Rabbi Leslie Alexander has made it her mission to turn Jews on.
She recently taught a course called "Jewish Views on Sexuality" to help spread the word that sex is a "natural, wonderful, holy, delicious" part of Jewish life.
"Judaism is about giving pleasure to one another and having no qualms or inhibitions about it," said Alexander, the chaplain for the Jewish Federation of Greater San Jose.
"When a Jew goes before God, they are going to have to answer for every pleasure they didn't take."
Alexander's course, which was offered through Lehrhaus Judaica at Congregation Beth Emek in Livermore, showed that the Jewish view of sexuality lacked the Puritanical stigma that has pervaded a Protestant-based American society.
"We, as American Jews, are saddled with a Christian sexual perspective which doesn't at all reflect Jewish ideas. We have all this moral baggage about who we are sexually; none of that is Jewish."
Instead Judaism teaches that sexuality ranks up there with holiness and godliness. Sex, said Alexander, is a beautiful gift from God.
"It's wonderful stuff and most people don't ever get a chance to learn it," said Alexander.
In the Iggeret HaKodesh, or Holy Letter, for example, Nachmanides (1194-1270) wrote an entire section on the ways to improve sexuality.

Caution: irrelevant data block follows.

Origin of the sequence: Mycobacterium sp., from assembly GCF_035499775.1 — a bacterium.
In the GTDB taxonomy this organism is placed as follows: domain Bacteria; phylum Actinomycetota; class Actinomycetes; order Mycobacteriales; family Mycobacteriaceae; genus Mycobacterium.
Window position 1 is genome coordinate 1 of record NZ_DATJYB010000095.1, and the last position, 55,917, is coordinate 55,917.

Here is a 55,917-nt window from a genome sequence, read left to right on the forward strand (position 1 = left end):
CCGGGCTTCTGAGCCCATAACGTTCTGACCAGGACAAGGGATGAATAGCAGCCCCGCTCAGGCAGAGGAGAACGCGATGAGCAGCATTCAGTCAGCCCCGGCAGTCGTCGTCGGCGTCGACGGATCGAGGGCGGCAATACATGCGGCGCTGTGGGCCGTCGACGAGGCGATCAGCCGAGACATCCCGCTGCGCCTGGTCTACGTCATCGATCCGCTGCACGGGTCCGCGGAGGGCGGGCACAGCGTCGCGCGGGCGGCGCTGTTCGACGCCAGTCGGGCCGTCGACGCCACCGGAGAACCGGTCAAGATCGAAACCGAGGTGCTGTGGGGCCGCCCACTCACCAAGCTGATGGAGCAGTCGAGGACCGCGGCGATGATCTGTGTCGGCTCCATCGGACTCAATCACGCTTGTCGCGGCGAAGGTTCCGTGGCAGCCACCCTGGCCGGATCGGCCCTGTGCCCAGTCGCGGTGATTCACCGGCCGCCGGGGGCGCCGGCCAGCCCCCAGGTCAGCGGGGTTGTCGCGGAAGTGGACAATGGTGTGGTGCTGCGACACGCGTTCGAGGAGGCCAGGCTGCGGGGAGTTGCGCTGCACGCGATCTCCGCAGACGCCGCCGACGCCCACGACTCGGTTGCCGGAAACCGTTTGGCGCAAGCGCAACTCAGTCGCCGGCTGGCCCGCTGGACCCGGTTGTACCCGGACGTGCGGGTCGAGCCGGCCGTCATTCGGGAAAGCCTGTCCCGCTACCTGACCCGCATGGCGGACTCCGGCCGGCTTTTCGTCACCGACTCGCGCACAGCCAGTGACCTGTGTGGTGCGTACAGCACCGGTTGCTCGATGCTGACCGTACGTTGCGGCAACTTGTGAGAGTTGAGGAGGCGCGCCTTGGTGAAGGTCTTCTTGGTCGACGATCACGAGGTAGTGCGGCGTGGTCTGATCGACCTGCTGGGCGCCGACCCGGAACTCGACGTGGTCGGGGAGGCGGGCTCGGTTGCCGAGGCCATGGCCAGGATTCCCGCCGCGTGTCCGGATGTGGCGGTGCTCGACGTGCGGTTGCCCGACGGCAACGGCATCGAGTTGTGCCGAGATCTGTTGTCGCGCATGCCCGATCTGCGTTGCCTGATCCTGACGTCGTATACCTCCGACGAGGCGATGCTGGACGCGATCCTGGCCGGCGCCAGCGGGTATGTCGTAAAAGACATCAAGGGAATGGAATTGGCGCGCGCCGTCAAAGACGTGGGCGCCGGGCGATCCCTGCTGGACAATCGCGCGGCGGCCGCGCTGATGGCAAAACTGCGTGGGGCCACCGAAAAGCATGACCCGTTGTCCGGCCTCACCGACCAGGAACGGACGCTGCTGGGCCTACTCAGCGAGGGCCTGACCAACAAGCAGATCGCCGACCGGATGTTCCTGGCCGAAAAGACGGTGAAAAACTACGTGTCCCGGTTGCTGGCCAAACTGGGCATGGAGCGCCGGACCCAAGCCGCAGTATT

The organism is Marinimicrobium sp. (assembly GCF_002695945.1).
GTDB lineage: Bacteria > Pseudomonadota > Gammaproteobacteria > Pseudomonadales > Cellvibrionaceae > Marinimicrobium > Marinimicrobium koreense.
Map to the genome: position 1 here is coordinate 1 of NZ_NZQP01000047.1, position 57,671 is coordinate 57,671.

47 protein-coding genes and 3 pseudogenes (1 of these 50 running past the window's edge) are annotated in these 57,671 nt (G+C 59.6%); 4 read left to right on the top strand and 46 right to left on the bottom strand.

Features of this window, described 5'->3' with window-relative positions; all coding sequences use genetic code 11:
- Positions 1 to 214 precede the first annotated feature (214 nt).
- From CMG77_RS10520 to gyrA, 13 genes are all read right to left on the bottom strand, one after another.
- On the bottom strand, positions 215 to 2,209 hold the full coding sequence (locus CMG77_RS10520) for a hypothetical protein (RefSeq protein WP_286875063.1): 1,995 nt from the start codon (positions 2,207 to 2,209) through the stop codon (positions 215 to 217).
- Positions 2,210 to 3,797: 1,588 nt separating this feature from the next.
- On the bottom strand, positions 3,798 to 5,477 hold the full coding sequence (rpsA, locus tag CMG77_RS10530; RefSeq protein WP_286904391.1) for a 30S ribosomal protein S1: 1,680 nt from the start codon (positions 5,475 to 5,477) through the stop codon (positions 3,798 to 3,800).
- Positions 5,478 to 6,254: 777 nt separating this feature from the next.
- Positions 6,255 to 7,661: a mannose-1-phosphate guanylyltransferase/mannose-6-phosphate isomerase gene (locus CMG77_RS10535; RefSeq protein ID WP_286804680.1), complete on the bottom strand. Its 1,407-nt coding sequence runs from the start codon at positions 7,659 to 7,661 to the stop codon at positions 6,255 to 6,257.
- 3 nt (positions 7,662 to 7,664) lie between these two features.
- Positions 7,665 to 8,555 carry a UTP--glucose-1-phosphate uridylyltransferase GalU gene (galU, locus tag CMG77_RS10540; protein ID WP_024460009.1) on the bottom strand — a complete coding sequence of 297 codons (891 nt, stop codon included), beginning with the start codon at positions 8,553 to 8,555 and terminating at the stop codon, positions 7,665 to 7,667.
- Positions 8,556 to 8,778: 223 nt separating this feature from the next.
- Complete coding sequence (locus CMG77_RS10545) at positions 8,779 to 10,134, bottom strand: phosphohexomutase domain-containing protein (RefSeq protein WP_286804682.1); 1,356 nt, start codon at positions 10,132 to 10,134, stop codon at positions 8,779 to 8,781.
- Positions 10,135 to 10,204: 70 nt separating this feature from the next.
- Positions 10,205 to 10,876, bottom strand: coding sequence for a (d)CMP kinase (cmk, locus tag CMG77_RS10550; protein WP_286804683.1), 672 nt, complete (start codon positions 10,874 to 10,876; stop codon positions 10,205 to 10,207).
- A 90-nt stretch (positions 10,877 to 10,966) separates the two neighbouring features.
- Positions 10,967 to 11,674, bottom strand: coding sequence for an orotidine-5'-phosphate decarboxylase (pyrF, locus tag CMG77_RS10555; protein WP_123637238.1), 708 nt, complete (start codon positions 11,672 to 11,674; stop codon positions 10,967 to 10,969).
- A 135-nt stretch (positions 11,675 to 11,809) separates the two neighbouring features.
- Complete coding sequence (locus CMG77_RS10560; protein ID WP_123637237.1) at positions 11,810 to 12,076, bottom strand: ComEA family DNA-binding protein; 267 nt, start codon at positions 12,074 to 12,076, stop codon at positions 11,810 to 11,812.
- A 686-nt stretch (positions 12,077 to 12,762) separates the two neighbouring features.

"It is all about God making our bodies for sexual pleasure," she said, likening it to the Jewish Kama Sutra.
"The Jewish texts are very blunt and very direct," she added. "Teaching it is lots of fun. My students usually say, 'Whoa! They really said that?'
"We spend so much time as a society trying to free ourselves from sexual mores. If we had just learned from our own tradition, we wouldn't have to try."
These kinds of lessons are everywhere among the Jewish texts, including the Talmud, the Mishnah and the Torah, according to Alexander, whose course focused on this spectrum of classical texts to expose the reality of Jewish teachings on sexuality.
As for later Jewish texts that contain messages about sexual inhibition, she said, "They are really just seepages of later Western cultures."
In fact, Alexander remembered once reading a text in which a rabbi was telling a group of other rabbis about the various things he would consider sexual perversions. "And then, at the end of his speech the rest of the rabbis told him he was wrong."
Alexander noted, however, that the life envisioned by the early texts is one in which marriage and procreation prevail. "But, with that being said," she added, "once they were married, and even in cases of premarital relations, sex was much more liberal than we think of it in our society."
Because of the emphasis on marriage and procreation, early texts deal with homosexual relations among males in "a more stringent" fashion than that of females. But this was due to practical, more than moral, reasons, she maintained.
"They were trying to build a societal structure where men would get married and pass on their wealth, and they figured [homosexual men] would have to be prodded into marriage," she said. "They didn't care so much whether women were having sex with other women because they expected they'd eventually fulfill their societal responsibility and get married."
In addition to loving the "racy" nature of the subject, Alexander enjoyed teaching about Jewish sexuality because it's a way to pique people's interest in Judaism.
"I think studying Talmud is great," she said. "If I can get people to start studying the Talmud by showing them this aspect of it, then maybe they'll go on to see something else in there that interests them."